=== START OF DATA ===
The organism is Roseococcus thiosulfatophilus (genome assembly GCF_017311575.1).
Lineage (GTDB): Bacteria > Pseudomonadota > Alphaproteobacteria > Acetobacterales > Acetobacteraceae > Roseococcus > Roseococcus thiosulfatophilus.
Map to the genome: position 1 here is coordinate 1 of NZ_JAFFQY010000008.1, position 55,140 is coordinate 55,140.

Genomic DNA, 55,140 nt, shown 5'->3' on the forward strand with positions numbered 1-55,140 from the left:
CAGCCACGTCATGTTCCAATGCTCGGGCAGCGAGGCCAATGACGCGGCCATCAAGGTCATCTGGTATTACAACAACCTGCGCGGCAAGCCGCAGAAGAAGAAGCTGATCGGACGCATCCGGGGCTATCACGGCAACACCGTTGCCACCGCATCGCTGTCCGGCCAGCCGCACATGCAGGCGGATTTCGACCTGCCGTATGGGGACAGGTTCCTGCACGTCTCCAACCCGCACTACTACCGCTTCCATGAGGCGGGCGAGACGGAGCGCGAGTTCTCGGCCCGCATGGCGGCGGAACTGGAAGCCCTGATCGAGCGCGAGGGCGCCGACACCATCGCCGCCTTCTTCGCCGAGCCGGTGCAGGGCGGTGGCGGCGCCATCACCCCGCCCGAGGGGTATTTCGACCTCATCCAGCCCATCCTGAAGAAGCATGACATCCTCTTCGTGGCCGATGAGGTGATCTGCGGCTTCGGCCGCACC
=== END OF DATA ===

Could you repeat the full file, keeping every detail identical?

The organism is Roseococcus thiosulfatophilus (genome assembly GCF_017311575.1).
Lineage (GTDB): Bacteria > Pseudomonadota > Alphaproteobacteria > Acetobacterales > Acetobacteraceae > Roseococcus > Roseococcus thiosulfatophilus.
Map to the genome: position 1 here is coordinate 1 of NZ_JAFFQY010000008.1, position 55,140 is coordinate 55,140.

Genomic DNA, 55,140 nt, shown 5'->3' on the forward strand with positions numbered 1-55,140 from the left:
CAGCCACGTCATGTTCCAATGCTCGGGCAGCGAGGCCAATGACGCGGCCATCAAGGTCATCTGGTATTACAACAACCTGCGCGGCAAGCCGCAGAAGAAGAAGCTGATCGGACGCATCCGGGGCTATCACGGCAACACCGTTGCCACCGCATCGCTGTCCGGCCAGCCGCACATGCAGGCGGATTTCGACCTGCCGTATGGGGACAGGTTCCTGCACGTCTCCAACCCGCACTACTACCGCTTCCATGAGGCGGGCGAGACGGAGCGCGAGTTCTCGGCCCGCATGGCGGCGGAACTGGAAGCCCTGATCGAGCGCGAGGGCGCCGACACCATCGCCGCCTTCTTCGCCGAGCCGGTGCAGGGCGGTGGCGGCGCCATCACCCCGCCCGAGGGGTATTTCGACCTCATCCAGCCCATCCTGAAGAAGCATGACATCCTCTTCGTGGCCGATGAGGTGATCTGCGGCTTCGGCCGCACC